The availability of highly active antiretroviral therapy has markedly improved the survival rate and quality of life in patients infected with HIV. At present, however, there is still no cure for HIV and those undergoing treatment have to do so for life. The use of antiretroviral drugs has been associated with several toxicities that limit their success. Some acute and chronic toxicities associated with these drugs include hypersensitivity reactions, neurotoxicity, nephropathy, liver damage, the appearance of body fat redistribution syndrome and the different metabolic alterations that accompany it. Some of these toxicities are family- or even drug-specific. Since not all patients that take a particular antiretroviral medication develop the adverse effect that has been attributed to that drug, it has therefore been postulated that there must be a genetically-conditioned individual predisposition to developing the adverse effect. Pharmacogenetics is the science that studies interindividual variations in the response to and toxicity of drugs due to variations in the genetic composition of individuals. Sufficient advances have been made in this discipline to allow this fertile field of research to move out of the basic science laboratory and into clinical applications. The present article reviews the investigations that have been published regarding the association between the genetic determinants of persons infected with HIV and the metabolic toxicity and chronic vascular consequences resulting from antiretroviral drugs. The influence of host genetic variants on dyslipidemia, hyperglycemia and insulin resistance, lipodystrophy and atherosclerosis are presented and discussed.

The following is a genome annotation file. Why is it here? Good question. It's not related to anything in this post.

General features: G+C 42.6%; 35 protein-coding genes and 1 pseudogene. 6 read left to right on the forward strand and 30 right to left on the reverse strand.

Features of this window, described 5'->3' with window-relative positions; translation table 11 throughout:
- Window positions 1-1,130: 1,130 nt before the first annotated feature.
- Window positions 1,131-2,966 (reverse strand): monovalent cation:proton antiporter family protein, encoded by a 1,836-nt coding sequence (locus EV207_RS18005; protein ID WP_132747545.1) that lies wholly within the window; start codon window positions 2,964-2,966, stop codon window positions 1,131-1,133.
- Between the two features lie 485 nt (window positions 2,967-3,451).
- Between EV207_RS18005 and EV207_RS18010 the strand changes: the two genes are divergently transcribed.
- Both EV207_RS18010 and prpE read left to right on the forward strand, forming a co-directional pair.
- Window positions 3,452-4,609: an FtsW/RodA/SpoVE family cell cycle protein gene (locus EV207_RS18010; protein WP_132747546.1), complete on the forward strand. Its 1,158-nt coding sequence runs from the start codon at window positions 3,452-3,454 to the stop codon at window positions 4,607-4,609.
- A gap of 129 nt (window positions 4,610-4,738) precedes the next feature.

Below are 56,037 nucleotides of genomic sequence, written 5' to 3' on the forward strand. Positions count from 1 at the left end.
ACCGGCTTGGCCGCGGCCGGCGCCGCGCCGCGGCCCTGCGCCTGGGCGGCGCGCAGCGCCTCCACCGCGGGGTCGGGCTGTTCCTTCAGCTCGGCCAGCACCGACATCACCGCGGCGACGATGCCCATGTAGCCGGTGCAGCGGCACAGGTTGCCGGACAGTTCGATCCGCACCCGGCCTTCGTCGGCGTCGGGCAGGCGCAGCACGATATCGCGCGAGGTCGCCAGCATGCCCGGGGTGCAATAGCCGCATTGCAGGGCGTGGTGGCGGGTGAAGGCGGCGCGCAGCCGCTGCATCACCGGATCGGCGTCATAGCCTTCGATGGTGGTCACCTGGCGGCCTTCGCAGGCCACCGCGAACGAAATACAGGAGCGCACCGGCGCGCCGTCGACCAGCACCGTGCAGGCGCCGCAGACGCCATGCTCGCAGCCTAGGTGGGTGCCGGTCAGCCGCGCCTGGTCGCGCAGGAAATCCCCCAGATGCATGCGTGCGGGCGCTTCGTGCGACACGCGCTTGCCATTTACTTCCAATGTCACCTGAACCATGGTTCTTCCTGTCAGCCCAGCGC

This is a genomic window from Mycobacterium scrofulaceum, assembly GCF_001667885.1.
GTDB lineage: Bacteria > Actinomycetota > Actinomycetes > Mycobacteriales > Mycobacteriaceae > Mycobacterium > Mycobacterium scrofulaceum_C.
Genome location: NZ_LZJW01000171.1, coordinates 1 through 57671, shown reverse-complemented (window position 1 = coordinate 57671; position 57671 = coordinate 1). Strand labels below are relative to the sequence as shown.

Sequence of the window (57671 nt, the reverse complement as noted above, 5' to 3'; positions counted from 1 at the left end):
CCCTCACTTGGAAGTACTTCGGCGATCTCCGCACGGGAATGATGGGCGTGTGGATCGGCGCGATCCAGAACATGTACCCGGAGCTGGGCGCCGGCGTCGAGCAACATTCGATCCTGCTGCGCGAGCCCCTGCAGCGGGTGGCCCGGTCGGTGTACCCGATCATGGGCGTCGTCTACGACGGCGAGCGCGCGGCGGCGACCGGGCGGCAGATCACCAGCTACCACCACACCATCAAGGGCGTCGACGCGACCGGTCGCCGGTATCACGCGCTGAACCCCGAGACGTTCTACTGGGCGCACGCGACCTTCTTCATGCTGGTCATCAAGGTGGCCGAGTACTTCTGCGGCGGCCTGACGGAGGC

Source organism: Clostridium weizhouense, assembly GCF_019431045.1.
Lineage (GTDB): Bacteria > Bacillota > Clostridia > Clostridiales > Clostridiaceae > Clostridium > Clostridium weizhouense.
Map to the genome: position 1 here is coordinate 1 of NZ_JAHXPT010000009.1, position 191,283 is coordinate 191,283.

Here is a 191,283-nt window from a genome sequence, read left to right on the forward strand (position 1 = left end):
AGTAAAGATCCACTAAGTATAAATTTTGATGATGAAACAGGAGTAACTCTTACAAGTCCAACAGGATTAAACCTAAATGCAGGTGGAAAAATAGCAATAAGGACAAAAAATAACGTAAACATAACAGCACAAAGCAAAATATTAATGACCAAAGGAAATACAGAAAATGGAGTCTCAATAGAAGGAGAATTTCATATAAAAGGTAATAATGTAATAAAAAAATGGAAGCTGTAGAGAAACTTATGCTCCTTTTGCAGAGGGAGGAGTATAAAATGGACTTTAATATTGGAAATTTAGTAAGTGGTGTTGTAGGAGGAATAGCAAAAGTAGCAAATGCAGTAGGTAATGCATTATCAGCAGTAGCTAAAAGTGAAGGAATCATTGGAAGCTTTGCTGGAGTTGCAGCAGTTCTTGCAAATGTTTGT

Keywords: HIV, HAART, adverse effects, pharmacogenetics, dyslipidemia, insulin resistance, lipodystrophy, atherosclerosis
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